I can see that point, and I don’t want to go all Neitche here and say ‘that which doesn’t kill me makes me stronger’ but I see these Challenges, these Big Rocks if you will, as milestones and monuments that you can point to when your mettle is tested and say ‘hey, that last challenge I did was awfully hard, but I came through that. I bet I can come through this, too.’

That’s a nice message to have burned into your psyche for those unexpected, unavoidable rough seas ahead.

Another counter would be George Carlin’s quip ‘What are you gonna do? Eat at Wendy’s and read People magazine until the end of time?’ I dislike fastfood and hate People magazine (they’ve yet to feature me 🙂 ) so I may as well swim long distances, travel the world, write this blog, and go crazy Rodeo Rafting with my friends.

Returning to the weekend wrap up, we started the day with an easy rafting trip. It was easy for me having experience with whitewater and no fear of being tipped but it was very challenging and gripping for those among us with out that experience. If you’re scared of swimming, whitewater rafting at any level can be incredibly daunting. Still, those same people who were wary of falling in to the drink in the morning were able to take that experience and build on it to survive and even enjoy the afternoon crazy Rodeo experience where the motto is ‘it’s not if your’re going to fall out, it’s when and how many time.’

So why not choose a big rock and go after it? It doesn’t have to be the biggest rock in the world, and you don’t have to be the only one who ever scaled it, but it should be trying for you.

Have you ever chased a Big Rock challenge? How did it prep you for future unknowns? What are you doing today?

My Open Water Swim Team

Open water is a body of water subject to natural elements and all of the randomness this entails. In the ocean or large lakes you have tides, swells, salt, wind and marine life to contend with. The sun can play havoc with you as can boaters. Unless you are very fortunate, open water also generally means opaque water you cannot see in and depths you cannot easily gauge.

There is only one way to combat such an array of forces set against you; you must team up.

My Mentor

Now that I’ve grown a bit, learned a bit, and been around the block, I’ve come to realize, to my great disappointment, I do not indeed know everything. Shocking, right? These days when I seek to conquer something, I pick a mentor. My first stop was contact my Dad’s friend who swam the Cross Bay Swim for his 60th birthday. Let’s call him ‘Bob.’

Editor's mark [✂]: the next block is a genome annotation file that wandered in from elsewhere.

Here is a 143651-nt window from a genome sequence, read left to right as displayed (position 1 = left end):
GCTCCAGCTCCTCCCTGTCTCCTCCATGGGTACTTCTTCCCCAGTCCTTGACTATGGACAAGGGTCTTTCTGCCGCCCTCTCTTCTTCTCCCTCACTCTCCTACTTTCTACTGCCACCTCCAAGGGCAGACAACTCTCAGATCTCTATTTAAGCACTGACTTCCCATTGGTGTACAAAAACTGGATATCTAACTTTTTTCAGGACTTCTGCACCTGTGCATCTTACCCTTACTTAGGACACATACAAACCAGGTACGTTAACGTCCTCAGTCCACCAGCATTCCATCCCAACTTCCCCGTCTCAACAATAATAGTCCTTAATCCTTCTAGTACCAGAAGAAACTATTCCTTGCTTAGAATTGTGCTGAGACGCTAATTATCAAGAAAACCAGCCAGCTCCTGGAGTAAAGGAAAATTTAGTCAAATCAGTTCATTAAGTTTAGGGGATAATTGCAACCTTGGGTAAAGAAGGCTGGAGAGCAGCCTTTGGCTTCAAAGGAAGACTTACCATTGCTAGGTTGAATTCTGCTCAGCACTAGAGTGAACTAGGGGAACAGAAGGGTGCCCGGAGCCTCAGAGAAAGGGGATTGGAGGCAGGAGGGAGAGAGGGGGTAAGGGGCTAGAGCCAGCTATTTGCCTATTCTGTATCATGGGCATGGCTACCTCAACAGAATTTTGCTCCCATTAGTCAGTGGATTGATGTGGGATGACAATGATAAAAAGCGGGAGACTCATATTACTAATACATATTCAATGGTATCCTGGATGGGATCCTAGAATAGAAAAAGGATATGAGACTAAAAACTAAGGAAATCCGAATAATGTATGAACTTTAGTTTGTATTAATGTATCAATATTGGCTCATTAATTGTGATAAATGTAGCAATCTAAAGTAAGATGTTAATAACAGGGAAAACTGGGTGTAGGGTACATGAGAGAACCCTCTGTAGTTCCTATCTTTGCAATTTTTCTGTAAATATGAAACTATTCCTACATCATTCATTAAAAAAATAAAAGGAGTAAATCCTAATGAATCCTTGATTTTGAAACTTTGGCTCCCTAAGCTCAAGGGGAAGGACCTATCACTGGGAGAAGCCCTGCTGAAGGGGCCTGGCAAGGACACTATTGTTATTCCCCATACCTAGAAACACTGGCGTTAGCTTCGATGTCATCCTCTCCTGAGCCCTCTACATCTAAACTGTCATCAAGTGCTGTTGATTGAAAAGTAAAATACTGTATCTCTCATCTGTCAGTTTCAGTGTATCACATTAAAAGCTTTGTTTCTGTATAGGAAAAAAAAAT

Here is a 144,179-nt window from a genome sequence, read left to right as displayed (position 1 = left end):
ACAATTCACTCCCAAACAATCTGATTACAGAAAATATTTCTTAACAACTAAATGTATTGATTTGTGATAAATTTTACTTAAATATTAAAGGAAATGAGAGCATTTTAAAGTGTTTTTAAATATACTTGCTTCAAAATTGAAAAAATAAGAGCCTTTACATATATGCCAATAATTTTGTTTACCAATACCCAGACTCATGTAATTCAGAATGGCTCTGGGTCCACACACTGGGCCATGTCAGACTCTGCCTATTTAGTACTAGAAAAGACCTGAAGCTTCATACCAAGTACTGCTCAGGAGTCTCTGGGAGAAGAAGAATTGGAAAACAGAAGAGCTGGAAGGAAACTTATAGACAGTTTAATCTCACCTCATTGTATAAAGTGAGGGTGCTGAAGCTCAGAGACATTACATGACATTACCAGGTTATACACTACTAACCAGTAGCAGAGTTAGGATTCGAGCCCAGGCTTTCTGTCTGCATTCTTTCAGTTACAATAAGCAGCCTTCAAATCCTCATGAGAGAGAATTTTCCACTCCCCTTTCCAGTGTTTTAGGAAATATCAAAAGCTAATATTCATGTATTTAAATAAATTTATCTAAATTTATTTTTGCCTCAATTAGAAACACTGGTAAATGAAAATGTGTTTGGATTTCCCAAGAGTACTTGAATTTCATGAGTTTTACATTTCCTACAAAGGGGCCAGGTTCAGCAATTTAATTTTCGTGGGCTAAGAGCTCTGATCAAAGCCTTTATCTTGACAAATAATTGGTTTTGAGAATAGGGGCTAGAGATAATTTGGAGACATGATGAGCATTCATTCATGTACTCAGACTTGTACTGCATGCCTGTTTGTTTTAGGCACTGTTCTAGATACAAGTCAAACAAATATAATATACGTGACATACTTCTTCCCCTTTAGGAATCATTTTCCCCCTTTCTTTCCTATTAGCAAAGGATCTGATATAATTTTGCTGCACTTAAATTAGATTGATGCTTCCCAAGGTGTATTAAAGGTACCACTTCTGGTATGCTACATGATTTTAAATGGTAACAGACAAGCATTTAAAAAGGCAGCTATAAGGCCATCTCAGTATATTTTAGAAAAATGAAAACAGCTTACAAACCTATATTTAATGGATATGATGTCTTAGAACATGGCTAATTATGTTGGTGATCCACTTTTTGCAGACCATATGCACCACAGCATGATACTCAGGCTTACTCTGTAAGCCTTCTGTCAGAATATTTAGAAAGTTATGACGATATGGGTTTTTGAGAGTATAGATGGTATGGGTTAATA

Bob’s qualifications are much longer, too, than swimming the race at 60. Ignoring his college football career, the guy had already swam the race many times in his youth, winning it at least once. Not a bad resource to have.

Bob and I exchanged emails about practicing and equipment for the first few months I started training. He told me the kind of wetsuit he used (which I ended up buying) and how he trained. By the time we were nearing the 2008 race day, he was all set to spend the next year training to rejoin in 2009! This is the kind of mentor you want to be able to ask questions to. The only way he could have been better suited for me is if we were possessed of anywhere near the same kind of athletic prowess. Writing this post after the fact having swum the Cross Bay in 2009, I can now appreciated the kind of athlete he is. Comparatively, he did absolutely no training for the event! At 60!!! Just goes to show you, winners win. And keep winning.

My Winter Team

After the 2008 race was canceled I found it difficult to keep swimming. Luckily, I started F-Club (see other archives for that explanation), and thus found several friends that wanted to get in better shape and swim. These guys helped me keep focused and having fun while getting my pool miles in over the winter. We must have invented a few dozen oddball training routines to keep the swimming entertaining. This was essential in keeping the training fun and fresh but it also payed great dividends when the time came to swim in open water where new and different muscles are used.

My Spring & Summer Team

When the weather got warmer, and I pulled through my foot surgery, it was time to get into open water. Swimming in open water is a much different sport than pool swimming. The water is darker, vaster, and there are no lanes. Hazards are all over the place and you need to use the buddy system.